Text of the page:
The Bible Speaks of Unorthodox Love But Not Loveless Orthodoxy
The theme of love is so pervasive in the New Testament, I don’t think someone who consistently ignores it can be well described as orthodox. While the Bible does speak of unorthodox love, it doesn’t give a category for a loveless orthodoxy.
Love is a major, not minor, doctrine in the epistles. You find it everywhere you look in Paul’s writings. For those growing in the Scriptures and walking in the Spirit, charity should be something of a trademark.Â For example, Paul says that without love, even our most impressive ministry efforts are vanity.
The Apostle makes is clear, “If I speak in the tongues of men and of angels, but have not love, I am a noisy gong or a clanging cymbal. And if I have prophetic powers, and understand all mysteries and all knowledge, and if I have all faith, so as to remove mountains, but have not love, I am nothing. If I give away all I have, and if I deliver up my body to be burned, but have not love, I gain nothing” (1 Corinthians 13).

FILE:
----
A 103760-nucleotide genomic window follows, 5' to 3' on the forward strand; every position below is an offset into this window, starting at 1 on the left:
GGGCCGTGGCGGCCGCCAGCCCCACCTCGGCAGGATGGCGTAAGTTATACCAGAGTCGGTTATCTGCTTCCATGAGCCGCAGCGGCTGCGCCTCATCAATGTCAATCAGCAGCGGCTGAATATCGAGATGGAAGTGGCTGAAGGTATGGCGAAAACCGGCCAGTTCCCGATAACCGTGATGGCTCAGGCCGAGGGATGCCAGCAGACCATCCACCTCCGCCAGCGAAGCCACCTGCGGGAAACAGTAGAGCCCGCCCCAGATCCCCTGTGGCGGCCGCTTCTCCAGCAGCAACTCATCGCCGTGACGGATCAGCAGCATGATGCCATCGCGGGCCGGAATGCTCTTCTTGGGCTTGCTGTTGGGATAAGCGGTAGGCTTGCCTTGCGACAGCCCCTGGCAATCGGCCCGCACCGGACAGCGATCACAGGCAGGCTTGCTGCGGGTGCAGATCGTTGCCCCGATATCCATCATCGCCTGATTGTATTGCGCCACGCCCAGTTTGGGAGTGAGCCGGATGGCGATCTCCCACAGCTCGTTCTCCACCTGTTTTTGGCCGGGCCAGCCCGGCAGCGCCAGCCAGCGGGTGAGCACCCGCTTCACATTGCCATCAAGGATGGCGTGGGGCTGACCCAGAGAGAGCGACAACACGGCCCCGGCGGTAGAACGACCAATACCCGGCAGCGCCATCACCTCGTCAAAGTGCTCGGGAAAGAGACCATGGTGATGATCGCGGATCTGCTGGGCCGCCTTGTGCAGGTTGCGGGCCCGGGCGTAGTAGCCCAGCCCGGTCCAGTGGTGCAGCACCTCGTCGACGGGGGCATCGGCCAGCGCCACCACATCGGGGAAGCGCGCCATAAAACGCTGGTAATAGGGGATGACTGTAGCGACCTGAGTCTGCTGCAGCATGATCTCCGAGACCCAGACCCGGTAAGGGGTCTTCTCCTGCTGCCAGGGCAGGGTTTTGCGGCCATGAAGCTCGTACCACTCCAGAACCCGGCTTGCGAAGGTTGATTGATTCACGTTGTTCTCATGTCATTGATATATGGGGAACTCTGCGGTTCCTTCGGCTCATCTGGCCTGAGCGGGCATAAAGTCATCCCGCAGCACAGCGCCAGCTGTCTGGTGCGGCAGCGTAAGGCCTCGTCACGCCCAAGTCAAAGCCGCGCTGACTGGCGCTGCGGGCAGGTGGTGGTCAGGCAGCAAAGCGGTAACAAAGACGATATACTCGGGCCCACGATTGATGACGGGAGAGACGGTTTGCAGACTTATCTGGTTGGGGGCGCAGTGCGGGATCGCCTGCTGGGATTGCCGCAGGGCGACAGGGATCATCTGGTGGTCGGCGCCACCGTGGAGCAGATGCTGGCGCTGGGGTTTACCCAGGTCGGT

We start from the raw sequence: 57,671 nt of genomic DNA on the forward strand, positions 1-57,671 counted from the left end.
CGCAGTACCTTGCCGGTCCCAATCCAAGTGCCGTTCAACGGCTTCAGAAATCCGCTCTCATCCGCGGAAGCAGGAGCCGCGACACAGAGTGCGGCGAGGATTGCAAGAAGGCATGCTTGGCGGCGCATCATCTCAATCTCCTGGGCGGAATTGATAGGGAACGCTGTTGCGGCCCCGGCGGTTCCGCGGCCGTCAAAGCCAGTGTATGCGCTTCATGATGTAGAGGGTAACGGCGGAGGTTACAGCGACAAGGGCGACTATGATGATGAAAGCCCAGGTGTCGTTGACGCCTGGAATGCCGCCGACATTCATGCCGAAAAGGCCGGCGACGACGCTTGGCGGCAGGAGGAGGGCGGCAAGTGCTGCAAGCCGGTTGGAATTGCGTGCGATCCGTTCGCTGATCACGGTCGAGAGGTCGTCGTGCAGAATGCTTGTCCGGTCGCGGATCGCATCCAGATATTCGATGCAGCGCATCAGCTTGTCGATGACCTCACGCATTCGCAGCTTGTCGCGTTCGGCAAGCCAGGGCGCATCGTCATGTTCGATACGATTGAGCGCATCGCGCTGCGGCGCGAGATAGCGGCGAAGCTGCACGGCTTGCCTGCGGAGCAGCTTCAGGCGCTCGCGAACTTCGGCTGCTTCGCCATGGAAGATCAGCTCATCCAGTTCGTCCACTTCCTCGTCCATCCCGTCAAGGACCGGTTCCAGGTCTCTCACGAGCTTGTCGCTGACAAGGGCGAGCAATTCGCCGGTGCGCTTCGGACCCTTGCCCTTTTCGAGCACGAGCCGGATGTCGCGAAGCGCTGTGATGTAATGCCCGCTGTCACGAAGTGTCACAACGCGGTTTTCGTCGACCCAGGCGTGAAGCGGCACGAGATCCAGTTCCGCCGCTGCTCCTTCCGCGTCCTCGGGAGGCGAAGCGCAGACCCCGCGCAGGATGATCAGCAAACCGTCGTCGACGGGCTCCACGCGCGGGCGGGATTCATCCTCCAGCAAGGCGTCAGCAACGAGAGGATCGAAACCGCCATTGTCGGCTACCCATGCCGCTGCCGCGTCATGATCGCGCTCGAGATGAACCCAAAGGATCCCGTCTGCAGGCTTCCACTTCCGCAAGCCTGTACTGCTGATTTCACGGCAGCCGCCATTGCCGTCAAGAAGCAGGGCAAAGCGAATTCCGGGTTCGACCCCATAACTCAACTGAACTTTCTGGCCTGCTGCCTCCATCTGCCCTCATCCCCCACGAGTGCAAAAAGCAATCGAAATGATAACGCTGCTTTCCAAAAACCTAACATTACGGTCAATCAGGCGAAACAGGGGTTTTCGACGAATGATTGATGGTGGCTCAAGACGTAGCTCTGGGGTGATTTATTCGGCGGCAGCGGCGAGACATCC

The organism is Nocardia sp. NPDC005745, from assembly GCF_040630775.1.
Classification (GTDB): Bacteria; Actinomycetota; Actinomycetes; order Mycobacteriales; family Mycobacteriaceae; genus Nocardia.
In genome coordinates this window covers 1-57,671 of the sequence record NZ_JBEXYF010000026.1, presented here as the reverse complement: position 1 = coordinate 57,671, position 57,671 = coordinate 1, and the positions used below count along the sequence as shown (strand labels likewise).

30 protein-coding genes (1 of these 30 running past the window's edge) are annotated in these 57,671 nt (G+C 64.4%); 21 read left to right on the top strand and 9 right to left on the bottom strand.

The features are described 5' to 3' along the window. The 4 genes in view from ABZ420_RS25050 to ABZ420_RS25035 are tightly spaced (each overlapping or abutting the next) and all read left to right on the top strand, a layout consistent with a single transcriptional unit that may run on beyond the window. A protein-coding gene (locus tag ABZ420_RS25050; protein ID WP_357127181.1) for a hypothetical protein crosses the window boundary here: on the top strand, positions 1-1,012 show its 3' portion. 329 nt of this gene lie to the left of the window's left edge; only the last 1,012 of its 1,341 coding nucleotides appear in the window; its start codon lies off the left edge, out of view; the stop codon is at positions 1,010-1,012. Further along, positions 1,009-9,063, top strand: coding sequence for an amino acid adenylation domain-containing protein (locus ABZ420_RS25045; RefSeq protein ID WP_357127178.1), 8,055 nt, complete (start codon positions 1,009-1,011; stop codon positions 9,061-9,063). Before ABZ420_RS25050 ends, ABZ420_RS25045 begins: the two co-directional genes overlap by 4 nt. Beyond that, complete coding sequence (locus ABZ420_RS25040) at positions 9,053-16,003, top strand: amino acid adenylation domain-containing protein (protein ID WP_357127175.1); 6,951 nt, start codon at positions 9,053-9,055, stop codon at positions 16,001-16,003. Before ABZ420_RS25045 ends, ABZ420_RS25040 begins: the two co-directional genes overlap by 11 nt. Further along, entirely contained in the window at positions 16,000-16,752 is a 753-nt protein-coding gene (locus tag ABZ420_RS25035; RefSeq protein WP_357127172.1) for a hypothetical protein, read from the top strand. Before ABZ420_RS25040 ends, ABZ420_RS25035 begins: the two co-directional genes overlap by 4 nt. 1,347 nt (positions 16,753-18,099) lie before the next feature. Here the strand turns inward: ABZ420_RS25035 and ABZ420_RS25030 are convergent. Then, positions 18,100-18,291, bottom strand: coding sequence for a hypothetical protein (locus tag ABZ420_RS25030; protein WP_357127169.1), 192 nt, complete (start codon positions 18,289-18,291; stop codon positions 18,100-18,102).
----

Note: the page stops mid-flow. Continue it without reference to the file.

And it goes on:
You can have it all in terms of a public platform and have it all add up to nothing. You can reach a million YouTube subscribers, and if you attracted a crowd through belittling others, it all amounts to nada.Â In Galatians, Paul describes love as a spiritual fruit born by the Spirit. In Romans he calls us to love one another with a brotherly affection.
The Apostle John quotes Jesus as telling his followers they will be identified by the love they have for one another. Love is kind of like Nike’s swoosh, it is a Christian’s public symbol. It’s our brand. That doesn’t mean Christians don’t sometimes speak hard truths to one another, but they just do so in love.
Do you know the careful Christian leaders who have sincere concerns about the ministry of others? Probably not. They don’t flaunt it on social media. They’re not shooting to score points in the public arena. If they have concerns or questions, they voice them quietly, privately, hoping to understand, or warn, or perhaps even save another. It’s not about retweets, it’s about real life relationships and authentic edification.
That’s how it should be.